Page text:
Robert Bryant of Salisbury, Md., longtime former director of Salisbury-Ocean City: Wicomico Regional Airport, has been named manager of Delaware Coastal Airport and Business Park.
Bryant, who began his duties this week, succeeds Eric Littleton, who returned to NASA’s Wallops Flight Facility in Virginia for a new post after a year in Sussex. Former airport manager Jim Hickin, who retired in fall 2019, had returned in a part-time capacity until Bryant could take over the position.
At Sussex County Council's July 28 meeting, Sussex County Administrator Todd Lawson said Bryant was selected from a field of four candidates for the job that oversees day-to-day operations of the airport, which has roughly 35,000 landing and takeoff operations annually from a variety of aircraft, as well as the adjacent business park, both just outside Georgetown.
Bryant has worked in the public and private sectors during an aviation management, consultant and education career that spans four decades. He comes to Sussex County after holding various operations and supervisory positions at airports in Louisiana, West Virginia and Maryland dating back to the late 1980s, most recently as director of the Salisbury-Ocean City: Wicomico Regional Airport, a post he held for 23 years. Since retiring in 2016, Bryant has served as a college-level instructor, and as an assistant project manager for a New Orleans-based aviation, energy and community planning firm.
“I really missed being on an airfield, and this is an excellent opportunity to get back around the aviation community I have known and loved for more than 30 years,” Bryant said. “I’m excited to be joining Sussex County and thank the county council for this chance to get my hands back in the business, planning new projects, and making sure our pilots and aircraft can continue to enjoy and rely on the best possible aviation infrastructure.”
County officials said Bryant’s background working in the public sector, his familiarity in working with the Federal Aviation Administration and regional airport operators, and leading various airport capital, marketing and safety projects, made him the clear choice for the position.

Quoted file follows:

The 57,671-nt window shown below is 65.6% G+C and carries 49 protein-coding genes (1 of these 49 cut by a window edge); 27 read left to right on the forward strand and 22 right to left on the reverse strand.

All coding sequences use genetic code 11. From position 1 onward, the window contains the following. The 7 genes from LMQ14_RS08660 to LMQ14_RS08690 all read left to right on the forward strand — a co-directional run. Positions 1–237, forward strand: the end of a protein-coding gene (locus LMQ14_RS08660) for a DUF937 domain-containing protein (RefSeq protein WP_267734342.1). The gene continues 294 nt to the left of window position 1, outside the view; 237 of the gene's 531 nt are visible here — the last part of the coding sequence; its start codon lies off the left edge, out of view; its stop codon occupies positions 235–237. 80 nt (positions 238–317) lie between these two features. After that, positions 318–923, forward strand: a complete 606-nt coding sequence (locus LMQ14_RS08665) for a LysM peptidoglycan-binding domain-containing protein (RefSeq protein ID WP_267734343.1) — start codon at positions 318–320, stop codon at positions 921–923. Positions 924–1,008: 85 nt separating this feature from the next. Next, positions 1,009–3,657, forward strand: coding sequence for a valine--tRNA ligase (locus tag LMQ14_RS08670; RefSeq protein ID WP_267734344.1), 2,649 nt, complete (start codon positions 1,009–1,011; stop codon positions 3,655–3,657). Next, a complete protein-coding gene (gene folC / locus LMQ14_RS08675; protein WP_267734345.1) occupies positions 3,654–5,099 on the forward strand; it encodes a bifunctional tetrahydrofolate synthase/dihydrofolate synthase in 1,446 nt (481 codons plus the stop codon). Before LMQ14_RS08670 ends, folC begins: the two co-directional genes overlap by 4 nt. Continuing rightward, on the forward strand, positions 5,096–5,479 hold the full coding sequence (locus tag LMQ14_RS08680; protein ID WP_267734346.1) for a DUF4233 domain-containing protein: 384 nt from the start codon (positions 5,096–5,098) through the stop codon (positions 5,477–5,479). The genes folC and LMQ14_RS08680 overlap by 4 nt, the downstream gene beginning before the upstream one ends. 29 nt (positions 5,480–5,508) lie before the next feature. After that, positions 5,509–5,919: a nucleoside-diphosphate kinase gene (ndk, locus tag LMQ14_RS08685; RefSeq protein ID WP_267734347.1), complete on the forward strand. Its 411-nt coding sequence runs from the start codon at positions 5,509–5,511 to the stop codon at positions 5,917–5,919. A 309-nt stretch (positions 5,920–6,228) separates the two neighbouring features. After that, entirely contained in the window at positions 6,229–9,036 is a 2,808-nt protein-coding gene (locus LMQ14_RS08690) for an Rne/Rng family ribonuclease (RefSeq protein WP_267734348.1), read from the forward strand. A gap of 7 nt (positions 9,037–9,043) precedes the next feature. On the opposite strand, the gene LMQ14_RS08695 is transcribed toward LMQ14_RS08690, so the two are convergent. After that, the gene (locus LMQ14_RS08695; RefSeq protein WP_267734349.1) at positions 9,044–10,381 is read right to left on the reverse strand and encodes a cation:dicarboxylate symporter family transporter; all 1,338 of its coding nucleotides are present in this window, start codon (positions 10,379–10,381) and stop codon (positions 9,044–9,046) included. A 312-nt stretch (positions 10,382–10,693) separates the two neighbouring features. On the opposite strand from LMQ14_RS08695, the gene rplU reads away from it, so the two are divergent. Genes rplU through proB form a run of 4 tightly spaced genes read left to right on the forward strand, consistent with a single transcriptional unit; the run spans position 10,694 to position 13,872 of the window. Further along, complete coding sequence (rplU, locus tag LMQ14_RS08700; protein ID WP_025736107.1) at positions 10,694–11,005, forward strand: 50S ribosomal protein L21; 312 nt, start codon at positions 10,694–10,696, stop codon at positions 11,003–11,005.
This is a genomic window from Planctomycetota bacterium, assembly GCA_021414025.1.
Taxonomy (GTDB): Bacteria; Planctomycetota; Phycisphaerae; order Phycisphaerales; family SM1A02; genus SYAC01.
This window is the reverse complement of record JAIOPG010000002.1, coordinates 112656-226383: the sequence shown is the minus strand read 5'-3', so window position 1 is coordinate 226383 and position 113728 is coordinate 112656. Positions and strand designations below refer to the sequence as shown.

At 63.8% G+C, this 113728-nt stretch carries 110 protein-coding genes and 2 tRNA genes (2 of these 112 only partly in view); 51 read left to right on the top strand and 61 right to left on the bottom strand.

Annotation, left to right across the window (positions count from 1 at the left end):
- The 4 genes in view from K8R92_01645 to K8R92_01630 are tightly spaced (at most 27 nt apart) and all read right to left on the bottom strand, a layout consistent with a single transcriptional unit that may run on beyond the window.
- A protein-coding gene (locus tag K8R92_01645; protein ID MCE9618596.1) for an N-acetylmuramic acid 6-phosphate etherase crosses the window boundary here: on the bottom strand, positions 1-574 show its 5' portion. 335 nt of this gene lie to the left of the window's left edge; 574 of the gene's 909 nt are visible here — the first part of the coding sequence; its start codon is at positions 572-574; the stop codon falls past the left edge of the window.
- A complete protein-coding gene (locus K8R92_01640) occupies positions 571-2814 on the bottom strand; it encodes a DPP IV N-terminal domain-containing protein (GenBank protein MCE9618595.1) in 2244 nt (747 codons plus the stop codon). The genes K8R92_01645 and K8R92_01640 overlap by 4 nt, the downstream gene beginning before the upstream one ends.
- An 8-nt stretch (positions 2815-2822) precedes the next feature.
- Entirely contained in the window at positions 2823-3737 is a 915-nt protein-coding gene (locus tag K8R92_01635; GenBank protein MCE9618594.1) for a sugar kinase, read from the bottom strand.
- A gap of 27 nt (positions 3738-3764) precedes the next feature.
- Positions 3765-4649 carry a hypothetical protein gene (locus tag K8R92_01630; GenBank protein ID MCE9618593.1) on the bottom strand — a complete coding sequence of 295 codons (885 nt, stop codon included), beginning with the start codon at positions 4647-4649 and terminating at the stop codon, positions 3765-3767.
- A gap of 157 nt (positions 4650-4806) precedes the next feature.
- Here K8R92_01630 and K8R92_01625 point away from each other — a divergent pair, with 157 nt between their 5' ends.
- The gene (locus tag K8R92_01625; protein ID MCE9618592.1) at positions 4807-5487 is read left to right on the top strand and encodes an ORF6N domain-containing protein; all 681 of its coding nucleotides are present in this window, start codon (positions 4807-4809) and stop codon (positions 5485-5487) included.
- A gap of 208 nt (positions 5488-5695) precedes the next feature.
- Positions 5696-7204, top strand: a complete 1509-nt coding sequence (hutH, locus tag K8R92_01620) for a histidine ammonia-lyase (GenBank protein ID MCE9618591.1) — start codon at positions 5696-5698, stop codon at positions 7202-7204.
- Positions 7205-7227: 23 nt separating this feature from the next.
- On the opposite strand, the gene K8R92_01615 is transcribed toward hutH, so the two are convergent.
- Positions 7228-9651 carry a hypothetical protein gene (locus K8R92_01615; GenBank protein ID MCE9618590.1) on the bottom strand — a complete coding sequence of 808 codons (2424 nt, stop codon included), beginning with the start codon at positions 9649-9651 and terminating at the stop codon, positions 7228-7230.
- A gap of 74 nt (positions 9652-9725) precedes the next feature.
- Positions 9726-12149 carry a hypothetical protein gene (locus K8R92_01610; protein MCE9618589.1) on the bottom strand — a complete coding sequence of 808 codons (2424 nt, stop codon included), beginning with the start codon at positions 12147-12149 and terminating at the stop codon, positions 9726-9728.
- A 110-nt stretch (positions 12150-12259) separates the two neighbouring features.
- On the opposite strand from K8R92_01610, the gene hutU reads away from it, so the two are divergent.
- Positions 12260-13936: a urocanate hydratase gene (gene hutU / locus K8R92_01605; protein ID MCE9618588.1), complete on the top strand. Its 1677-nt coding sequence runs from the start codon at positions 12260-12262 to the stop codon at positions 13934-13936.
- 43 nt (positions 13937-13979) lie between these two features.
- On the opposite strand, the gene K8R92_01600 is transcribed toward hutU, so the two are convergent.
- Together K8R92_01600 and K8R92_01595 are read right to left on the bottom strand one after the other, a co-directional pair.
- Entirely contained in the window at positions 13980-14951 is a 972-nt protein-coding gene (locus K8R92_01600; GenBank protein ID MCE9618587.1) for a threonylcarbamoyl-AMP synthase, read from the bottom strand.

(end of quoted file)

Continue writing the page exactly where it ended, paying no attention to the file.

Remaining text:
Bryant, who has a private pilot’s license and previously won accreditation as an airport executive with the American Association of Airport Executives, holds a bachelor of science degree in technical careers (airline and airport management) from Southern Illinois University in Carbondale, Ill.
“Bob has the right mix of general aviation understanding, project development and long-term management experience our airport needs to get to the next level,” Lawson said. “He knows municipal airports; he understands how to work with elected leaders and navigate the funding channels at the local, state and federal levels.”
The airport, built in the 1940s and utilized at one point by the U.S. Navy, is a general aviation facility popular with pilots of small aircraft and corporate jets. Over more than a decade, the county has made several multimillion-dollar improvements at the airport, from new tie-down aprons and state-of-the-art lighting to a new crosswind runway and extended main runway. The latter project – extending the main runway from 5,000 to 6,000 feet – would accommodate larger aircraft, including Boeing 757s, which would fly into the airport for conversion work at manufacturer ALOFT AeroArchitects in the adjacent business park. The first of two extension phases has already been completed, with the runway now at 5,500 feet.